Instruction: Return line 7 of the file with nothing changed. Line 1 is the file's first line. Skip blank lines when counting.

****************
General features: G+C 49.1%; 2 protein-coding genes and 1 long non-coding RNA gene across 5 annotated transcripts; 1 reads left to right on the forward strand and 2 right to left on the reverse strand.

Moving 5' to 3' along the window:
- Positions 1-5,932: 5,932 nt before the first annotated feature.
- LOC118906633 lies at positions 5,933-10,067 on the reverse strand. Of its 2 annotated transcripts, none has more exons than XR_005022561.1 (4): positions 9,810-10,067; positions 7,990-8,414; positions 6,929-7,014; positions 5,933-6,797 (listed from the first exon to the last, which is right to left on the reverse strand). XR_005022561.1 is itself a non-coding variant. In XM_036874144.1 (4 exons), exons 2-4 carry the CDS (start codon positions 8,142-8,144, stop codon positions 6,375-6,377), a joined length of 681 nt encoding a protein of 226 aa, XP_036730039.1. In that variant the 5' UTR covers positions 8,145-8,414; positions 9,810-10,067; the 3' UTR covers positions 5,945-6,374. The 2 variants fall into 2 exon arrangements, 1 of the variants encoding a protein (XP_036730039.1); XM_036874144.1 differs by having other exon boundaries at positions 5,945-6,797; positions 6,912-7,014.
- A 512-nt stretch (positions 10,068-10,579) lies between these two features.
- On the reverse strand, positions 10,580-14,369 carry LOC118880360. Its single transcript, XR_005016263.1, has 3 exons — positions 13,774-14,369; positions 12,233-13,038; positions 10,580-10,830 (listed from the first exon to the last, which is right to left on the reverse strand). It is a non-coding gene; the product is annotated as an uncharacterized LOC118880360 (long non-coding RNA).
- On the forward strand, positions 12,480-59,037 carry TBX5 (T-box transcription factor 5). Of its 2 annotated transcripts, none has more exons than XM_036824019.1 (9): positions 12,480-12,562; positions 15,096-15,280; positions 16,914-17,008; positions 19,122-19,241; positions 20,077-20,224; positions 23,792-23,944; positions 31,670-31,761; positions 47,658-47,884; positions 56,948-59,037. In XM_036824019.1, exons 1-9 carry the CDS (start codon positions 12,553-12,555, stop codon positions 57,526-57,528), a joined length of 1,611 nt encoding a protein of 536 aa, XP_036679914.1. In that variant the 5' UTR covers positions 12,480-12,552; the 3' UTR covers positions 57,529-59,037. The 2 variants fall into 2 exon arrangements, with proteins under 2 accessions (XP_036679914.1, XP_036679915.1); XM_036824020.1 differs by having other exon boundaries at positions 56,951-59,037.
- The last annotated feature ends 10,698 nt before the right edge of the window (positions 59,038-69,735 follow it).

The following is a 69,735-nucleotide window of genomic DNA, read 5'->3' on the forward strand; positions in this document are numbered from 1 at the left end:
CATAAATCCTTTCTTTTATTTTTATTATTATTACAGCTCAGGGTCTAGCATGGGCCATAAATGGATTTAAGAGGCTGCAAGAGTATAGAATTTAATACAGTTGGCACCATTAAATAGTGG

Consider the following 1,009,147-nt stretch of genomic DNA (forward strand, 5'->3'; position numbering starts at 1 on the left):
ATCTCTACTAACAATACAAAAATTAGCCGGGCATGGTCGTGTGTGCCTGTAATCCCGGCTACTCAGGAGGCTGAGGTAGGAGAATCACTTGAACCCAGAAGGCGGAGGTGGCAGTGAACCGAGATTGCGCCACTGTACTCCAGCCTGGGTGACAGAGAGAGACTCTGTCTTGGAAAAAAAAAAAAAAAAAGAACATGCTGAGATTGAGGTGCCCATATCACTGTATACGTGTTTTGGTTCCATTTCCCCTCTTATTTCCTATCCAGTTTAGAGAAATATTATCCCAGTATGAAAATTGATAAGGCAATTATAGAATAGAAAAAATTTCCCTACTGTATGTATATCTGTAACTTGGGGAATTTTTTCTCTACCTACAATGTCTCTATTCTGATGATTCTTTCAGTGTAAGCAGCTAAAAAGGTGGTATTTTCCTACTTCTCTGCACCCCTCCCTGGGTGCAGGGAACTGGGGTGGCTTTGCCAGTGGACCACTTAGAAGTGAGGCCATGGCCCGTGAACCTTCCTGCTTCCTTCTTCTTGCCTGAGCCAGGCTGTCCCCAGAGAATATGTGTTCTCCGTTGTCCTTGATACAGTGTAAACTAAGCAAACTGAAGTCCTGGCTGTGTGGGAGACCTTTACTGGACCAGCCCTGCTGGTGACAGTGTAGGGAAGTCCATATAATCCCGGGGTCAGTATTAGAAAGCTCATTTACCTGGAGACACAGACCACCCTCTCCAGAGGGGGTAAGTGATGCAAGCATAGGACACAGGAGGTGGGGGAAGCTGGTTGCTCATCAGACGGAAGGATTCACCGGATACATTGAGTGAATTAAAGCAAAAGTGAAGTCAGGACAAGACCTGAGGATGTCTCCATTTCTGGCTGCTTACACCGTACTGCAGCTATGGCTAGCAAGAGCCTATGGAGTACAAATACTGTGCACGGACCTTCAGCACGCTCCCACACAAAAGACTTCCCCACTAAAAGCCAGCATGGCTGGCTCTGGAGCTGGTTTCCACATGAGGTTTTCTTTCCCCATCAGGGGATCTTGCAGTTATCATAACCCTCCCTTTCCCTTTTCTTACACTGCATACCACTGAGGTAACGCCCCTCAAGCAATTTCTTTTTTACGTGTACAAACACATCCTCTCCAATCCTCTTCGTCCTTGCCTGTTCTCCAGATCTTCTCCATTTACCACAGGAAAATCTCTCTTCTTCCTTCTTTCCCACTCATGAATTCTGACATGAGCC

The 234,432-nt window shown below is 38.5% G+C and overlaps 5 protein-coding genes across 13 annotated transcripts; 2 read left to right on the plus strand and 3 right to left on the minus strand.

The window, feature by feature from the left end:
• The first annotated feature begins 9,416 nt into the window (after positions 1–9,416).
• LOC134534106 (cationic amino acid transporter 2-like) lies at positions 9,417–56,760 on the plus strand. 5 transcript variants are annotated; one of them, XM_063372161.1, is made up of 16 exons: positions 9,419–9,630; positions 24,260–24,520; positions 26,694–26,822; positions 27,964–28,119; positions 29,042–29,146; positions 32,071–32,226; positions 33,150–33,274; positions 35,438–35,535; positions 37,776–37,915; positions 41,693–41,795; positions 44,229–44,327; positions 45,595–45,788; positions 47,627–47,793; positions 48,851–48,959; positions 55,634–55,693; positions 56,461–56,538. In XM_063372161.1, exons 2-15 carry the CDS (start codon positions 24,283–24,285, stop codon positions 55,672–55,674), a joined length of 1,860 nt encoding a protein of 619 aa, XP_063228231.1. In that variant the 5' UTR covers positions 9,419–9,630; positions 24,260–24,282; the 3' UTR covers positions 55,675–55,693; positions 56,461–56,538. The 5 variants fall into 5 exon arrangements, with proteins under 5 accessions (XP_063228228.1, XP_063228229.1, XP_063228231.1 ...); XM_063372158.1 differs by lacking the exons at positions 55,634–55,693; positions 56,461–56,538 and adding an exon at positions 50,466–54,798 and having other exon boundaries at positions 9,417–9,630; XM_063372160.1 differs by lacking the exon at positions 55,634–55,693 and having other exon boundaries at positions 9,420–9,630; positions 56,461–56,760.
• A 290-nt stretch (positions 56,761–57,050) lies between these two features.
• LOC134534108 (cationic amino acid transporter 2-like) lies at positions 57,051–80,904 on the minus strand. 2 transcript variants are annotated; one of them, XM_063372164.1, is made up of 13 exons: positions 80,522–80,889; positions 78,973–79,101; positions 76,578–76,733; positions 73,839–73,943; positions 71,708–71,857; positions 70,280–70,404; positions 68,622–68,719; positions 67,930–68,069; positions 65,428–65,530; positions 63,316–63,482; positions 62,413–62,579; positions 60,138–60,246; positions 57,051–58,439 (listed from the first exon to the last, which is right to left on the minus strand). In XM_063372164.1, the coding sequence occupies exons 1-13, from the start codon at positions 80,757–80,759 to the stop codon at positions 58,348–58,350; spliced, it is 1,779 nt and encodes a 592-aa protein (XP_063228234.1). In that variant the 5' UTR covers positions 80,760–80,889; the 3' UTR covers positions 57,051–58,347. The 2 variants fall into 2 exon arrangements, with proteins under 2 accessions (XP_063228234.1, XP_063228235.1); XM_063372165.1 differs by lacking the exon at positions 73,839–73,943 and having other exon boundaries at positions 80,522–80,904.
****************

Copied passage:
- On the forward strand, positions 12,480-59,037 carry TBX5 (T-box transcription factor 5). Of its 2 annotated transcripts, none has more exons than XM_036824019.1 (9): positions 12,480-12,562; positions 15,096-15,280; positions 16,914-17,008; positions 19,122-19,241; positions 20,077-20,224; positions 23,792-23,944; positions 31,670-31,761; positions 47,658-47,884; positions 56,948-59,037. In XM_036824019.1, exons 1-9 carry the CDS (start codon positions 12,553-12,555, stop codon positions 57,526-57,528), a joined length of 1,611 nt encoding a protein of 536 aa, XP_036679914.1. In that variant the 5' UTR covers positions 12,480-12,552; the 3' UTR covers positions 57,529-59,037. The 2 variants fall into 2 exon arrangements, with proteins under 2 accessions (XP_036679914.1, XP_036679915.1); XM_036824020.1 differs by having other exon boundaries at positions 56,951-59,037.